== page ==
Free with Advertising--3rd Party Pays

graveads3eek-poke.jpg This type of no-cost software is most similar to the model used in the traditional media that we experience everyday. Most radio and television comes to us free to air ( not counting costs from cable/satellite) and newspapers' actual costs are highly subsidized by advertisers. What these organizations do is sell consumers to advertisers. According to Chris Anderson in Free:The Future of a Radical Price, "Economists call such models 'two-sided' markets because there are two distinct users groups who synergistically support each other: Advertisers pay for media to reach consumers, who in turn support advertisers. Consumers ultimately pay, but only indirectly through higher prices on products due to their marketing costs." (p 25)
While we are on sites like Facebook, YouTube and Google that include advertising, users may believe they can block those ads out, but the fact is a certain percentage of the messages get through or marketers would stop using them. As John Wanamaker said in the early 1900s, “Half the money I spend on advertising is wasted; the trouble is I don’t know which half.”

When many Web 2.0 companies start up, they are completely free just to attract a pool of users. Overtime, making money becomes necessary. There are a number of ways that can be accomplished. One method is to have advertising and to track user behaviour to create user profiles that can be used in database marketing. With information specific to users, marketers are able to better target users. Consider a company like Amazon that tracks a user's every step and creates a page with recommendations based on that user's behaviour as well as information based on what other users who have made similar purchases have done. The company that collects information on users can also sell that information to others who would seek to market to specific target groups.

Anderson (2009) also describes how "Google makes so much much money advertising on a handful of core products - mostly search results and ads that other sites place on their own pages, sharing the revenues with Google" (p. 123)... "Every blog post put up is more information for Google's Web crawler to index, [which helps] give better search results. Every click in Google Maps is more information about consumer behaviour, and every email in Gmail is a clue to our human network of connections, all of which Google can use to help invent new products or just sell ads better" ...The initial studies on Google News said that people who use Google News were twice as likely to click on search ads on a subsequent search..."(p. 125) ... "The appeal of Google's phenomenally successful AdSense program is that it matches ads with content...Readers love it - its called relevance" (pp. 137-138). "New services actually start with geek fantasy questions like 'Would it be cool?,' 'Do people want it?' 'Does it use our technology well?' They don't start with the prosaic 'Will it make money?'" (p.119-120).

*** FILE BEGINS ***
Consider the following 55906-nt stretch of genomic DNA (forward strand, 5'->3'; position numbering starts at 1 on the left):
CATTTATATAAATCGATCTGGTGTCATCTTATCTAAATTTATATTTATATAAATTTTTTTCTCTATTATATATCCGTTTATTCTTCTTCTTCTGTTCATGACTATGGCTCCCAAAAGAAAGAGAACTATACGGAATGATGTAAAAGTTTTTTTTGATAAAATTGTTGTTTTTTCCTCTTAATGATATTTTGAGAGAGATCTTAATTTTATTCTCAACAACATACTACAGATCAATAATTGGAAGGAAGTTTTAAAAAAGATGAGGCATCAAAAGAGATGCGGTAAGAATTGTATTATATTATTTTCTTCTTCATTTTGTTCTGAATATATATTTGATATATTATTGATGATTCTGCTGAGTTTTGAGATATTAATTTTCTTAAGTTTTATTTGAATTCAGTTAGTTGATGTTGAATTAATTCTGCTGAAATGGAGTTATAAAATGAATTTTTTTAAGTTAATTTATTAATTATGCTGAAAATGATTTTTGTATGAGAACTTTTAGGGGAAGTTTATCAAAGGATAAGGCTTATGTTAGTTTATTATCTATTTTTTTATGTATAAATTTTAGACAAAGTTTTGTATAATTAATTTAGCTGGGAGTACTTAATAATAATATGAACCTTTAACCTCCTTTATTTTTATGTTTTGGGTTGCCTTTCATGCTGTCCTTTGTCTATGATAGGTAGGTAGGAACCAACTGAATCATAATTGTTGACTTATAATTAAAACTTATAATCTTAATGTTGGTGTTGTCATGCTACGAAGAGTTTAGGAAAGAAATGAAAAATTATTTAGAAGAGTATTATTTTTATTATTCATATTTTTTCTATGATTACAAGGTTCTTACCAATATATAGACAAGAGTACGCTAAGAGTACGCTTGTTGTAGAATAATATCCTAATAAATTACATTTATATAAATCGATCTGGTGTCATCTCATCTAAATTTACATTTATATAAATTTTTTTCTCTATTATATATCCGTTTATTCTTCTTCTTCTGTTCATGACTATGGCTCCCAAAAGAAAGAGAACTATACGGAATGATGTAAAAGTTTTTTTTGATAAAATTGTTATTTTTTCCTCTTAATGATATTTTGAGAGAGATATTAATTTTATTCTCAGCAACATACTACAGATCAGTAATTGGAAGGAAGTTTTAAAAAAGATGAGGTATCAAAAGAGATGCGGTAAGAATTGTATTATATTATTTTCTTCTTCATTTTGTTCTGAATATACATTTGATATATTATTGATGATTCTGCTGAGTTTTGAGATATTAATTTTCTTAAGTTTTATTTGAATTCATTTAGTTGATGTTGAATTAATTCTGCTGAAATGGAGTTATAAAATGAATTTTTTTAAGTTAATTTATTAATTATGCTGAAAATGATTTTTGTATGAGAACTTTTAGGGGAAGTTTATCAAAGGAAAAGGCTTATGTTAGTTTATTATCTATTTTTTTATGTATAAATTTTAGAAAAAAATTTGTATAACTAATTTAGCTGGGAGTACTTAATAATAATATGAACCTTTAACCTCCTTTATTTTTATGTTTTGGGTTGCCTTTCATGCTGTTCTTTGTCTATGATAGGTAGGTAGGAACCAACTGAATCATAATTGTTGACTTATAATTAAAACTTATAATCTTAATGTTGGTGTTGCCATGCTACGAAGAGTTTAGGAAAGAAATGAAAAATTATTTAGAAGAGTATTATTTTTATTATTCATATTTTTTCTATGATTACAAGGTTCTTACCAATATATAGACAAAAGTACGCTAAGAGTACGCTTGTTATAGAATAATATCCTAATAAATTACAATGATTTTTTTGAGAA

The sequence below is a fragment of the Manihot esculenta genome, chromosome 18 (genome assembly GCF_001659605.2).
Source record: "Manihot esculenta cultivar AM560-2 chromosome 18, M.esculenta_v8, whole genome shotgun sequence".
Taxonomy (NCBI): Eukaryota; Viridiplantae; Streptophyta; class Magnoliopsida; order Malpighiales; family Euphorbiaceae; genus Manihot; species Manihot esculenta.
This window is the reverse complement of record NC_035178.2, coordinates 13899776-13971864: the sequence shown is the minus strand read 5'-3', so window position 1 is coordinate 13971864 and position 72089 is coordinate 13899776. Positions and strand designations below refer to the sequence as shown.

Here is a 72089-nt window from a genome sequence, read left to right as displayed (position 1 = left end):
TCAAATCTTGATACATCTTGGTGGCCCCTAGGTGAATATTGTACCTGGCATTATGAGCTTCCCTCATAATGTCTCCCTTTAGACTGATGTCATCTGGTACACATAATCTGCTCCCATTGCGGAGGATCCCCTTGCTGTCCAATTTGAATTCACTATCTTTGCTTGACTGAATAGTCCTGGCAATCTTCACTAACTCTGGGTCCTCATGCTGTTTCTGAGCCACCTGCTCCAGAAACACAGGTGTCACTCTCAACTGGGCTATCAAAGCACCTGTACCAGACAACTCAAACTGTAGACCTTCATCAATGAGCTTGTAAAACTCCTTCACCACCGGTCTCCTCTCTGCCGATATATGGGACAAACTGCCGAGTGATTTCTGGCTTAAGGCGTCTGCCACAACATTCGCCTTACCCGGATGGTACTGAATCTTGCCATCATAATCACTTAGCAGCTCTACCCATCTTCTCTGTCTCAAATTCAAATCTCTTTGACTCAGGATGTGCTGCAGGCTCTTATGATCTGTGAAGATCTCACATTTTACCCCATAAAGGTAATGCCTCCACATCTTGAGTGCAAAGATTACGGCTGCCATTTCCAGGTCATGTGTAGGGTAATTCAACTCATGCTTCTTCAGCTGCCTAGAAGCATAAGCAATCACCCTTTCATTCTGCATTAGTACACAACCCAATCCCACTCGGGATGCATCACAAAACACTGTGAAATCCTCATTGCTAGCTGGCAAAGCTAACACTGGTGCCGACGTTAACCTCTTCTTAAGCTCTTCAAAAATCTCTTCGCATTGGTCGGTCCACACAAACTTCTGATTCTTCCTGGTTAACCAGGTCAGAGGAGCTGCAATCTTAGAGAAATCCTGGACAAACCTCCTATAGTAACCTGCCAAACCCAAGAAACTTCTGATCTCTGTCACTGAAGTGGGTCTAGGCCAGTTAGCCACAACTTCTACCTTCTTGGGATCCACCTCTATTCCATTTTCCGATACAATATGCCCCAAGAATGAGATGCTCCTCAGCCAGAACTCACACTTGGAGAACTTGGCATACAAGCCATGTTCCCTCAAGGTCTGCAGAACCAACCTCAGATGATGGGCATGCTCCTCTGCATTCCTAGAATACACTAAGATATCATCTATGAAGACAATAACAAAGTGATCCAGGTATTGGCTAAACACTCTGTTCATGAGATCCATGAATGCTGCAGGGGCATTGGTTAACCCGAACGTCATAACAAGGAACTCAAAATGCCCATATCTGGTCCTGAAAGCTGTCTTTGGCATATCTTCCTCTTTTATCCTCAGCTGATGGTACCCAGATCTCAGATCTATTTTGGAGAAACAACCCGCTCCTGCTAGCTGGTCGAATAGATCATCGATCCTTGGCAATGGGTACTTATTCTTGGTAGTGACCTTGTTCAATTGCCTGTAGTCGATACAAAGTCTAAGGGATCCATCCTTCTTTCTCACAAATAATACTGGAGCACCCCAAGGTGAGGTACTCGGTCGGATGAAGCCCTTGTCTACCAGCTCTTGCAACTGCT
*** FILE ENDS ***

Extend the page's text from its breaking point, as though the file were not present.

The connections of these free for advertising models run deep. They are not only limited to online; their connections run through other media. According to Wayne Friedman of MediaPost, "A new "Social TV" report from media researcher Futurescape says the next leap in the social-marketing world is pursuing the business of "social television," tapping into an $180 billion worldwide ad market. The research company says Google TV and other connected TV systems will put Facebook and Twitter targeted ads on TV screens. Futurescape predicts the next wave of TV's transformation will come from social recommendations and other consumer tools to find new TV content. The global TV business is projected to be a cumulative $250 billion by 2014. Social networks are dramatically changing marketing of TV shows. "Facebook and Twitter buzz affects TV ratings, while broadcasters that use the social networks for viewer engagement are effectively sharing their audiences with them," the report says. " Futurescape believes that television is becoming a social device. (MediaPost, July 7, 2010)


What are the advantages and disadvantages of Free with Advertising for educators?

One advantage to using sites and applications that come free with advertising is that many of these are popularly used in the general public. Students are familiar with the sites and use them already, so integration is easy as long as the sites or applications have educational application and are not blocked by the institution. Many sites have a large repository of media that is relevant and easily accessed which makes them appealing for instruction. A site like YouTube that has short clips that can be used to illustrate a single point can save a teacher much time. In the past a teacher may have had to have a full movie on a DVD, then cue it up to the particular segment. A teacher of media today is able to illustrate many points with the short snippets available. It is even possible to manipulate the URL of a YouTube video and have it begin at a precise location.(See Starting a YouTube video at a particular point) Many Free with Advertising sites also have the advantage of being able to host users' multimedia work. No cost hosting provides an opportunity for students and teachers to show or reuse the work at any time. Individual users maintain control of their own work when it is not hosted within closed educational institutions. Companies hosting materials also encourage openness, sharing and collaboration.